|Ida Mann at the Nuffield Laboratory of
Ophthalmology, Oxford, 1966
Ida Mann (1893-1983) was an ophthalmologist of international repute, who blazed a trail for women through a masculine profession. She fought against social convention and family disapproval to study medicine at the London School of Medicine for Women, matriculating in 1914 and qualifying in 1920. After qualification she specialized in ophthalmology and the embryology of the eye. Her extraordinary drive and thirst for knowledge led her to become senior eye surgeon at Moorfields Eye Hospital just seven years later. She was the first woman to achieve this position, and combined it with a private practice on Harley Street.
When the Second World War started, she added the role of head of a Chemical Defence Research Department to her duties, conducting experiments on the effects of toxic chemicals on the eye. In 1941, exhausted by the bombing and daily struggle for existence in London, she accepted the post of Margaret Ogilvy Reader in Ophthalmology at Oxford. During her tenure, she oversaw the building of the Nuffield Laboratory of Ophthalmology and breathed new life into post-graduate teaching, research and clinical practice. She received a personal professorship in 1945, the first woman to receive one. In 1944 she had married Professor William Gye, pathologist and director of the Imperial Cancer Research Fund, and after the war they emigrated to Australia, where Ida embarked on a new era of research into the impact of genes, culture and the environment on eye disease. In particular she confirmed the high incidence of trachoma amongst Aboriginals, and instigated mass treatment programmes. Her energy, drive and continuing curiosity were exceptional and she carried on working into old age.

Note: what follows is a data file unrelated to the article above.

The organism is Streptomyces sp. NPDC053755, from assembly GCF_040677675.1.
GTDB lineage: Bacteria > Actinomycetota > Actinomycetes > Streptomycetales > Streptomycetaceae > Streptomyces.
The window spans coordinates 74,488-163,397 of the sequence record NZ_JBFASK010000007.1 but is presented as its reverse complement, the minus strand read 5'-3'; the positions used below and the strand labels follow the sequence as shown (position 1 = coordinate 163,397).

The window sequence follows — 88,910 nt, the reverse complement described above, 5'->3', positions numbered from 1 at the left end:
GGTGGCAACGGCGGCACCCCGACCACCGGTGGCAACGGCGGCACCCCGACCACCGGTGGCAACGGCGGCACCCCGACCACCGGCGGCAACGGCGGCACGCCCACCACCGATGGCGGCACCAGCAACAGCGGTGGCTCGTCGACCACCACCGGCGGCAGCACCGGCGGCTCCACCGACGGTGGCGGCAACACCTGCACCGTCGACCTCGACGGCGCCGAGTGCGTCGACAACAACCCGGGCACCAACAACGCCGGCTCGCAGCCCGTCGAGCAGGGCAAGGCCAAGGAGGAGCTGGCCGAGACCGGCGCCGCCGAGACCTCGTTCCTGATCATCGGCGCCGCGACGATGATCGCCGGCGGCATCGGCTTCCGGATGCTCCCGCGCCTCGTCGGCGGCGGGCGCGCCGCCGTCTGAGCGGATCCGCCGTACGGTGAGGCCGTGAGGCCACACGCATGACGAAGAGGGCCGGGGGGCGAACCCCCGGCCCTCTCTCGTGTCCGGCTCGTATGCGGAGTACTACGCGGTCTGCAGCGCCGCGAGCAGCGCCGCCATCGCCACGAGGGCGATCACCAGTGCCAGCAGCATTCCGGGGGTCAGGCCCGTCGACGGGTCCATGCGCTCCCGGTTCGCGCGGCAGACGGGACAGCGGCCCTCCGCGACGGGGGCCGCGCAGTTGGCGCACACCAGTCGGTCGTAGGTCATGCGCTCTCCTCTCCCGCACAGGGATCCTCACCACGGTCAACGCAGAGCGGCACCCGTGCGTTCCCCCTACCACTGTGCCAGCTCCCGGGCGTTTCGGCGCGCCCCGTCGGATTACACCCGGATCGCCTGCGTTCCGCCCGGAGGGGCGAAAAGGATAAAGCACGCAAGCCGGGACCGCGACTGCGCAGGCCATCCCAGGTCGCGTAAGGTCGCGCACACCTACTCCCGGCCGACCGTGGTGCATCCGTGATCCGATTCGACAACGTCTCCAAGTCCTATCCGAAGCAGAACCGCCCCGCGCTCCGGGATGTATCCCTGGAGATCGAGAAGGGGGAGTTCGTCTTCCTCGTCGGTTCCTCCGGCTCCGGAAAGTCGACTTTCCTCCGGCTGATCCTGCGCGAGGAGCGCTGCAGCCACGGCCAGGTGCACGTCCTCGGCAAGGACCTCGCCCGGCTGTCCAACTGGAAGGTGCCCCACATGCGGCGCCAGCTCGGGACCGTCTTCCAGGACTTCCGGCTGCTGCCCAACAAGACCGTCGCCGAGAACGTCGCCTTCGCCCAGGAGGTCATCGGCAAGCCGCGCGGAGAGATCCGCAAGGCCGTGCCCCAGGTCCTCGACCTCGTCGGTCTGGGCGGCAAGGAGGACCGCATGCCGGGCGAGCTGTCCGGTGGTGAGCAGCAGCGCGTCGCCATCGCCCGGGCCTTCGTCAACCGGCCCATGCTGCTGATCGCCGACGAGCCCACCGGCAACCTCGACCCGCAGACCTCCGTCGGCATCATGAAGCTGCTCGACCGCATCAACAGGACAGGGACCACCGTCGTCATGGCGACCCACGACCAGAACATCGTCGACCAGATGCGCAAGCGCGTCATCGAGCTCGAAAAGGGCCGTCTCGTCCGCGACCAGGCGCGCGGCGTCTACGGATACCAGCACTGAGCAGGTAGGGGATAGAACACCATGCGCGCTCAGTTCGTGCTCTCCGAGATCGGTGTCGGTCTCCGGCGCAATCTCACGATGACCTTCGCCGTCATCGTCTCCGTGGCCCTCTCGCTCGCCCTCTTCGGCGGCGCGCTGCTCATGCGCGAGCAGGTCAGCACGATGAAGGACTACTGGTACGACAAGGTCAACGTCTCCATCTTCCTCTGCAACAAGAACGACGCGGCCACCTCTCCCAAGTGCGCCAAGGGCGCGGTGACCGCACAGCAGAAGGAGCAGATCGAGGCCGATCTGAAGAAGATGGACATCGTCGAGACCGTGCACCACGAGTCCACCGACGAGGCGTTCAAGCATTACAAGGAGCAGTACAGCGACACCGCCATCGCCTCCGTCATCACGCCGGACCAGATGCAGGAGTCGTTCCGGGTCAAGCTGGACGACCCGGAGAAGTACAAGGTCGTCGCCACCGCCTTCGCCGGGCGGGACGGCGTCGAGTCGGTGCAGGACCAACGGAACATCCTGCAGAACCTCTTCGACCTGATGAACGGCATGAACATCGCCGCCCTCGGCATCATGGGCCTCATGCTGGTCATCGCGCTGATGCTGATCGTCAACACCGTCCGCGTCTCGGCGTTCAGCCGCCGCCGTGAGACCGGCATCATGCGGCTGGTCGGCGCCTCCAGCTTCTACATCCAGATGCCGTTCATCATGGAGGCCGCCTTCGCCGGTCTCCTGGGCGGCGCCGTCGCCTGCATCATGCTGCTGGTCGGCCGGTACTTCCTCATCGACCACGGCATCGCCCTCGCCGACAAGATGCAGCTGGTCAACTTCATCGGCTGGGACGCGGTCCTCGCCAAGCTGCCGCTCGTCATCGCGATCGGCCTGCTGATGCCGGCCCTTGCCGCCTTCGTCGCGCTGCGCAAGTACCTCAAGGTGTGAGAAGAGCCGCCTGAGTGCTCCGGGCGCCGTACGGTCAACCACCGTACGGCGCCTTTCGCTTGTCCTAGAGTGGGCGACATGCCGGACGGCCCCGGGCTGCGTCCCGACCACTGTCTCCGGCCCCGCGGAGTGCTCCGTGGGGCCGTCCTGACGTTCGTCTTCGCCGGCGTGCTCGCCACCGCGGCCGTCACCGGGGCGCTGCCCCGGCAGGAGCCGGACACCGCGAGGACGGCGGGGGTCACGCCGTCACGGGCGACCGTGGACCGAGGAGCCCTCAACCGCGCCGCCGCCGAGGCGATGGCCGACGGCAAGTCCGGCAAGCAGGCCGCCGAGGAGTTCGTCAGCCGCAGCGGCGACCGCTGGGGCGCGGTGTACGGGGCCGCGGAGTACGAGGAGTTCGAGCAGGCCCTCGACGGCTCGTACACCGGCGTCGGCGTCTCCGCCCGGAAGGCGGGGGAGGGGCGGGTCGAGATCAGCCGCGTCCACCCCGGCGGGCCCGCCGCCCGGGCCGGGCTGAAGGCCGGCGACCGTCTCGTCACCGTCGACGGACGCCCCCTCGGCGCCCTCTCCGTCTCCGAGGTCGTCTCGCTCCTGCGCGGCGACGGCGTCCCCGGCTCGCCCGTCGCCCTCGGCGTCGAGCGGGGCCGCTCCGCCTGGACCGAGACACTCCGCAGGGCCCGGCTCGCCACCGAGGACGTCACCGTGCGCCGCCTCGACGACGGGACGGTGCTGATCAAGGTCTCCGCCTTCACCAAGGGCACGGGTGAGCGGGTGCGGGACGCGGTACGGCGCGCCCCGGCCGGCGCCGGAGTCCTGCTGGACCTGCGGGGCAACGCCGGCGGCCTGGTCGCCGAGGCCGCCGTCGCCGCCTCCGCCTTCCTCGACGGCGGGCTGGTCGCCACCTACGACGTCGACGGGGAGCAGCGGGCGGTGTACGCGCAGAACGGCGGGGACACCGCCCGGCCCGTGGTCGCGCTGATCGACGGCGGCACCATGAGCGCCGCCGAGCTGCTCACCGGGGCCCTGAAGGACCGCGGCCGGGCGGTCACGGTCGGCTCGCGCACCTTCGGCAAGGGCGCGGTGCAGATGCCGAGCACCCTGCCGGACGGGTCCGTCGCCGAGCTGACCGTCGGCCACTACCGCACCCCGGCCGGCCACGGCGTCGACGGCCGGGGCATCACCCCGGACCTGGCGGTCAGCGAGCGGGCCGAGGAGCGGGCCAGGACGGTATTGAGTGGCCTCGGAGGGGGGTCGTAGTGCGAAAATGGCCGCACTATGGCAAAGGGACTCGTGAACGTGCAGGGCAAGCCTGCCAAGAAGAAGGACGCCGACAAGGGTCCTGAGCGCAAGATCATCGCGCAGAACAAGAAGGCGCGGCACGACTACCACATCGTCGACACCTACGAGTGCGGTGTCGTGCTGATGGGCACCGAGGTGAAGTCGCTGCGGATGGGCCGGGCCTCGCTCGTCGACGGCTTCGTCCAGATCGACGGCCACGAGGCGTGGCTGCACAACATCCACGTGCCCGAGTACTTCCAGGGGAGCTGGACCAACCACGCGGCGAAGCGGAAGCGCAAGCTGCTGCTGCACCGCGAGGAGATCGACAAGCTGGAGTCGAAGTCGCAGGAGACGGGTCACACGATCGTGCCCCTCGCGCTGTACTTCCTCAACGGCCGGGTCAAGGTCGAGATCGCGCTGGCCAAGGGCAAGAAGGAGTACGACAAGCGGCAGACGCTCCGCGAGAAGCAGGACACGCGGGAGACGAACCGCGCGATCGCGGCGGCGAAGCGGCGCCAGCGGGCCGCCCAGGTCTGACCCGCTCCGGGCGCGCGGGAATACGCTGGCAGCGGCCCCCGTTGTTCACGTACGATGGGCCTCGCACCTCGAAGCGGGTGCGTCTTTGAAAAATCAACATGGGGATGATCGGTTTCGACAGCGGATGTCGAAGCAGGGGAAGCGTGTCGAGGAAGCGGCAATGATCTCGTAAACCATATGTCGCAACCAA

Her papers were acquired by the Bodleian Library in 2008, and have been catalogued as part of the ‘Saving Oxford Medicine’ project. They can be consulted in the Special Collections Reading Room at the Bodleian Library, and the catalogue can be viewed online at: